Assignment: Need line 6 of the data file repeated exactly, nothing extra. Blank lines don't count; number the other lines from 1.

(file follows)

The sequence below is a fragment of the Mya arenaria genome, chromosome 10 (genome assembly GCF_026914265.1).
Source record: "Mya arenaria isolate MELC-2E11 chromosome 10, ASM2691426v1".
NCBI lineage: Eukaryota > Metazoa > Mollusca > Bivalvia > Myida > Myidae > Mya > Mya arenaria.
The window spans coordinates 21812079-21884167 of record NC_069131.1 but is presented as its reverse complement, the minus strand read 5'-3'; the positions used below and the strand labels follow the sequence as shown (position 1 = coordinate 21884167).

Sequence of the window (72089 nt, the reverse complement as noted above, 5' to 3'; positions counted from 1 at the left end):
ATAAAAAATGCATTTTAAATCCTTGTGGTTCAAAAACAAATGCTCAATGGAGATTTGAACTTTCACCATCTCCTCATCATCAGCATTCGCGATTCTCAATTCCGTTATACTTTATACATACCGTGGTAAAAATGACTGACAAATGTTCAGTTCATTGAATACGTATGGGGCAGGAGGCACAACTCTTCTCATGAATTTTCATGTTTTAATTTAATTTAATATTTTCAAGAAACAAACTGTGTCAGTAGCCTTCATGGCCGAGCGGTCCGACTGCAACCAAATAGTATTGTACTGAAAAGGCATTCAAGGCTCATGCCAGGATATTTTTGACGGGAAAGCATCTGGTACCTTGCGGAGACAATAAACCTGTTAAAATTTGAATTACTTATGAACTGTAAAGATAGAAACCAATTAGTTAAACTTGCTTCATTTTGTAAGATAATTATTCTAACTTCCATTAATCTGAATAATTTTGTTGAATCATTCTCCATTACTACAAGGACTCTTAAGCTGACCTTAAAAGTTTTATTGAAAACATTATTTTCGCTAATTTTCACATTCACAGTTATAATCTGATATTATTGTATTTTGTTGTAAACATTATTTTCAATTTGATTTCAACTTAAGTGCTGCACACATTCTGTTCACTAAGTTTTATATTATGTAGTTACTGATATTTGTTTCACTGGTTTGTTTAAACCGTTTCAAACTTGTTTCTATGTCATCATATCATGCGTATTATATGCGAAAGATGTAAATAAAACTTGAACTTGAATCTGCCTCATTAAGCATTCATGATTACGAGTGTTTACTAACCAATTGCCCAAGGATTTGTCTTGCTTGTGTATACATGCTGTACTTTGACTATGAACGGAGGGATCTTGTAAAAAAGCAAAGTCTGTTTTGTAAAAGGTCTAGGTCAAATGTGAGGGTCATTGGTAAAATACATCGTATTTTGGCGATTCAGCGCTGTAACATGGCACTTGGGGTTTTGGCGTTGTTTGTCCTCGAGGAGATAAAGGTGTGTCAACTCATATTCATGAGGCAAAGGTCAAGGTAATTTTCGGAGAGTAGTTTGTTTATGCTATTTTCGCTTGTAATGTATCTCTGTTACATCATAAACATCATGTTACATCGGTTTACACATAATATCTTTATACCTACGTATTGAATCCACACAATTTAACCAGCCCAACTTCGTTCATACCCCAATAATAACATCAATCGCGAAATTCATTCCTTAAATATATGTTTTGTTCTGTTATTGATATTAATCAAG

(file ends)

ATAAAAAATGCATTTTAAATCCTTGTGGTTCAAAAACAAATGCTCAATGGAGATTTGAACTTTCACCATCTCCTCATCATCAGCATTCGCGATTCTCAATTCCGTTATACTTTATACATACCGTGGTAAAAATGACTGACAAATGTTCAGTTCATTGAATACGTATGGGGCAGGAGGCACAACTCTTCTCATGAATTTTCATGTTTTAATTTAATTTAATATTTTCAAGAAACAAACTGTGTCAGTAGCCTTCATGGCCGAGCGGTCCGACTGCAACCAAATAGTATTGTACTGAAAAGGCATTCAAGGCTCATGCCAGGATATTTTTGACGGGAAAGCATCTGGTACCTTGCGGAGACAATAAACCTGTTAAAATTTGAATTACTTATGAACTGTAAAGATAGAAACCAATTAGTTAAACTTGCTTCATTTTGTAAGATAATTATTCTAACTTCCATTAATCTGAATAATTTTGTTGAATCATTCTCCATTACTACAAGGACTCTTAAGCTGACCTTAAAAGTTTTATTGAAAACATTATTTTCGCTAATTTTCACATTCACAGTTATAATCTGATATTATTGTATTTTGTTGTAAACATTATTTTCAATTTGATTTCAACTTAAGTGCTGCACACATTCTGTTCACTAAGTTTTATATTATGTAGTTACTGATATTTGTTTCACTGGTTTGTTTAAACCGTTTCAAACTTGTTTCTATGTCATCATATCATGCGTATTATATGCGAAAGATGTAAATAAAACTTGAACTTGAATCTGCCTCATTAAGCATTCATGATTACGAGTGTTTACTAACCAATTGCCCAAGGATTTGTCTTGCTTGTGTATACATGCTGTACTTTGACTATGAACGGAGGGATCTTGTAAAAAAGCAAAGTCTGTTTTGTAAAAGGTCTAGGTCAAATGTGAGGGTCATTGGTAAAATACATCGTATTTTGGCGATTCAGCGCTGTAACATGGCACTTGGGGTTTTGGCGTTGTTTGTCCTCGAGGAGATAAAGGTGTGTCAACTCATATTCATGAGGCAAAGGTCAAGGTAATTTTCGGAGAGTAGTTTGTTTATGCTATTTTCGCTTGTAATGTATCTCTGTTACATCATAAACATCATGTTACATCGGTTTACACATAATATCTTTATACCTACGTATTGAATCCACACAATTTAACCAGCCCAACTTCGTTCATACCCCAATAATAACATCAATCGCGAAATTCATTCCTTAAATATATGTTTTGTTCTGTTATTGATATTAATCAAG